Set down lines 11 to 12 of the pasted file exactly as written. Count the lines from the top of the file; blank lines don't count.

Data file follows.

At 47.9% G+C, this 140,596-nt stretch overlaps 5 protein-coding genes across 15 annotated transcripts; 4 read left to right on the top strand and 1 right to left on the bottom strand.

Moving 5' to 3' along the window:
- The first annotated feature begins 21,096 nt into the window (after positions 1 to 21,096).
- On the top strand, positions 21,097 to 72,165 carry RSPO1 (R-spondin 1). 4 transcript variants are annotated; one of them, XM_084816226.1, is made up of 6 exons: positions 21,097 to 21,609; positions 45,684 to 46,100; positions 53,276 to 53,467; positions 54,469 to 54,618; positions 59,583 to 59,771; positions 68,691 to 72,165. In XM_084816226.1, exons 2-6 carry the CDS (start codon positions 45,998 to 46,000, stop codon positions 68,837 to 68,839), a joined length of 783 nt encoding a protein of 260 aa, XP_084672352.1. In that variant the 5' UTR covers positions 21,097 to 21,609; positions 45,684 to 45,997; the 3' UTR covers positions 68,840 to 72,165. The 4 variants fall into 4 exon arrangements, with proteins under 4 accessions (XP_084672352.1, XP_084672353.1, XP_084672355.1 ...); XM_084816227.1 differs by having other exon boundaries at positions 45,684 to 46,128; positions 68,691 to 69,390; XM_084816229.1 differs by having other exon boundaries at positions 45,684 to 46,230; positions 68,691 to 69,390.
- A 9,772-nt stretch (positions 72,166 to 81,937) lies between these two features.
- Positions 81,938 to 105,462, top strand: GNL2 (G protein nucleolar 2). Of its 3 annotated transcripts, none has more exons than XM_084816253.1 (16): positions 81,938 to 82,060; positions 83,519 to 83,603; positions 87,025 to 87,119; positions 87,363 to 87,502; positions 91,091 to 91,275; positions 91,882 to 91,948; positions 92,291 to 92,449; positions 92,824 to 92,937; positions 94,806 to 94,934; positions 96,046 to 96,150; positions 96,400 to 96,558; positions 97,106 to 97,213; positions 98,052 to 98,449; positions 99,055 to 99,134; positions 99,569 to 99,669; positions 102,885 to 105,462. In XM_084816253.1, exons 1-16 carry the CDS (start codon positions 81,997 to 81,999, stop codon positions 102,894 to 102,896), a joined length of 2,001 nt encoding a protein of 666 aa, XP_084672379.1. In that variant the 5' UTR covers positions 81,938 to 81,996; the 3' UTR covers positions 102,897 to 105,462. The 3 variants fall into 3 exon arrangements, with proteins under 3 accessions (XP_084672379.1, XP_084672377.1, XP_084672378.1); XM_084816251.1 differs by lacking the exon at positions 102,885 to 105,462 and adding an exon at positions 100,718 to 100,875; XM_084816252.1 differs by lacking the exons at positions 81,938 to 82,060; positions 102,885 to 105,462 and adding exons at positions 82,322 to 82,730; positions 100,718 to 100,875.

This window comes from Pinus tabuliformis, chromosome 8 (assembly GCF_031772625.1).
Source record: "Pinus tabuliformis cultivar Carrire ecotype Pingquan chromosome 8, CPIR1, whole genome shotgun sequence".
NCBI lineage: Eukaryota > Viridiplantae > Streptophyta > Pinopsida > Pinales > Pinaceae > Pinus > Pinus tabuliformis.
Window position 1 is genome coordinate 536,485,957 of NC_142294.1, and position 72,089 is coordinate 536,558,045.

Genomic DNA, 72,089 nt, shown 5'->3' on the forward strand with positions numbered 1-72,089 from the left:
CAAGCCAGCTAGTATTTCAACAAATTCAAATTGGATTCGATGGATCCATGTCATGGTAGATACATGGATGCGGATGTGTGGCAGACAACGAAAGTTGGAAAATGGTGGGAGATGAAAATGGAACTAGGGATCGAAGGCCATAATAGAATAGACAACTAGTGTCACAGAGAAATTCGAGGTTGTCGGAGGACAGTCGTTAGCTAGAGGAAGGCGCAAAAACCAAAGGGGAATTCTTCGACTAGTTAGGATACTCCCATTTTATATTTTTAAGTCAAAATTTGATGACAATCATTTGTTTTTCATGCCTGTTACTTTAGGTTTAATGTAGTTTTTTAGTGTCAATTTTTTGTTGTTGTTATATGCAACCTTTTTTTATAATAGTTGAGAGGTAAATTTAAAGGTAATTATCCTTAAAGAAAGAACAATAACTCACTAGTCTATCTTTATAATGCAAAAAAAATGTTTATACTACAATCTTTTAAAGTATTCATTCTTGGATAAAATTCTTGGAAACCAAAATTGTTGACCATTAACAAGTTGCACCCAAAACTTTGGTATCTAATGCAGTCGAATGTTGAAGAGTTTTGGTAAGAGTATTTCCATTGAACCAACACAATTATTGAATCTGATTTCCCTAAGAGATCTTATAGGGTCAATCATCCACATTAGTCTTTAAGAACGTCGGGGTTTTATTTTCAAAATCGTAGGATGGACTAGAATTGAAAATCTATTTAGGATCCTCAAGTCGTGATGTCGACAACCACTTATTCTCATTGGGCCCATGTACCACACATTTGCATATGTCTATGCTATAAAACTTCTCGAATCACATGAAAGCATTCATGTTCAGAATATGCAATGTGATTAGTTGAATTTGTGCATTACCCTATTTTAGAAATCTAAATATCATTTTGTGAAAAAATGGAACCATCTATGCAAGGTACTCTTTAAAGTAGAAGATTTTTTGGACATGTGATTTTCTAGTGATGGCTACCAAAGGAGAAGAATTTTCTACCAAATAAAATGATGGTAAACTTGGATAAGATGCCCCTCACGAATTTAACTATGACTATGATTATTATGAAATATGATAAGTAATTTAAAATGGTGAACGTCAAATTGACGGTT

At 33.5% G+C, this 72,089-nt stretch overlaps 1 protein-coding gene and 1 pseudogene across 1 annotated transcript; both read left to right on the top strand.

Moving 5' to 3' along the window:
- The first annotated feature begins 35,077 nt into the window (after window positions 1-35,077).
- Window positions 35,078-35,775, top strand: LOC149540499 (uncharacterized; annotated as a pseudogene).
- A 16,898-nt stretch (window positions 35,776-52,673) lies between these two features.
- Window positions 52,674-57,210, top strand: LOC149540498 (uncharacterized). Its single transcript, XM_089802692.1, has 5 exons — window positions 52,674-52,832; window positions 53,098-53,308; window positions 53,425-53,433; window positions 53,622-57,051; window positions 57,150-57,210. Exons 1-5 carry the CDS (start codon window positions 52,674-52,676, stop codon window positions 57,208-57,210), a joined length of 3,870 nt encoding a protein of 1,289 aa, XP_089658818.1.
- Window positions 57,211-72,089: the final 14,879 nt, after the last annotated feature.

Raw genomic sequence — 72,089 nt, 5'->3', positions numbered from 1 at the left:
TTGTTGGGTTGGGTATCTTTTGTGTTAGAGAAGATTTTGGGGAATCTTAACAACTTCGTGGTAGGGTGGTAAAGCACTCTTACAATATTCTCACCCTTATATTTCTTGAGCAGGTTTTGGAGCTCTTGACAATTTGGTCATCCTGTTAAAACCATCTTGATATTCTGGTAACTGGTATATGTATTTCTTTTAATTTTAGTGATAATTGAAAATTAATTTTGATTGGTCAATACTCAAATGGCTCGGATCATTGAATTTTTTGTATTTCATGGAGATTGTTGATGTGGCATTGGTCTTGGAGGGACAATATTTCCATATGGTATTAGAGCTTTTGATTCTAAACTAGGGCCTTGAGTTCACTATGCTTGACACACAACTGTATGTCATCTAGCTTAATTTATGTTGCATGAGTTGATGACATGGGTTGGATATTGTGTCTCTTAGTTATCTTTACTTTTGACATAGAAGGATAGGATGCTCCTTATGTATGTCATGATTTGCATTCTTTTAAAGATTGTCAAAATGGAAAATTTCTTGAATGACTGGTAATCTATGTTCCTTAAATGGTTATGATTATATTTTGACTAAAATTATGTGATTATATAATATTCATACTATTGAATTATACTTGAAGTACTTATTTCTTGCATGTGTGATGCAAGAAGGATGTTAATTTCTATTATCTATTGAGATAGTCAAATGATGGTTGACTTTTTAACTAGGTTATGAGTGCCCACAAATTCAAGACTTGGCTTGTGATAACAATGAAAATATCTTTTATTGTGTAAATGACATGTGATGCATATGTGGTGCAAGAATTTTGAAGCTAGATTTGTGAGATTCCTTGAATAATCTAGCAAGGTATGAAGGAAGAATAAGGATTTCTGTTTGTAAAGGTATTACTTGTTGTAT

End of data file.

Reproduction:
Genomic DNA, 72,089 nt, shown 5'->3' on the forward strand with positions numbered 1-72,089 from the left:
CAAGCCAGCTAGTATTTCAACAAATTCAAATTGGATTCGATGGATCCATGTCATGGTAGATACATGGATGCGGATGTGTGGCAGACAACGAAAGTTGGAAAATGGTGGGAGATGAAAATGGAACTAGGGATCGAAGGCCATAATAGAATAGACAACTAGTGTCACAGAGAAATTCGAGGTTGTCGGAGGACAGTCGTTAGCTAGAGGAAGGCGCAAAAACCAAAGGGGAATTCTTCGACTAGTTAGGATACTCCCATTTTATATTTTTAAGTCAAAATTTGATGACAATCATTTGTTTTTCATGCCTGTTACTTTAGGTTTAATGTAGTTTTTTAGTGTCAATTTTTTGTTGTTGTTATATGCAACCTTTTTTTATAATAGTTGAGAGGTAAATTTAAAGGTAATTATCCTTAAAGAAAGAACAATAACTCACTAGTCTATCTTTATAATGCAAAAAAAATGTTTATACTACAATCTTTTAAAGTATTCATTCTTGGATAAAATTCTTGGAAACCAAAATTGTTGACCATTAACAAGTTGCACCCAAAACTTTGGTATCTAATGCAGTCGAATGTTGAAGAGTTTTGGTAAGAGTATTTCCATTGAACCAACACAATTATTGAATCTGATTTCCCTAAGAGATCTTATAGGGTCAATCATCCACATTAGTCTTTAAGAACGTCGGGGTTTTATTTTCAAAATCGTAGGATGGACTAGAATTGAAAATCTATTTAGGATCCTCAAGTCGTGATGTCGACAACCACTTATTCTCATTGGGCCCATGTACCACACATTTGCATATGTCTATGCTATAAAACTTCTCGAATCACATGAAAGCATTCATGTTCAGAATATGCAATGTGATTAGTTGAATTTGTGCATTACCCTATTTTAGAAATCTAAATATCATTTTGTGAAAAAATGGAACCATCTATGCAAGGTACTCTTTAAAGTAGAAGATTTTTTGGACATGTGATTTTCTAGTGATGGCTACCAAAGGAGAAGAATTTTCTACCAAATAAAATGATGGTAAACTTGGATAAGATGCCCCTCACGAATTTAACTATGACTATGATTATTATGAAATATGATAAGTAATTTAAAATGGTGAACGTCAAATTGACGGTT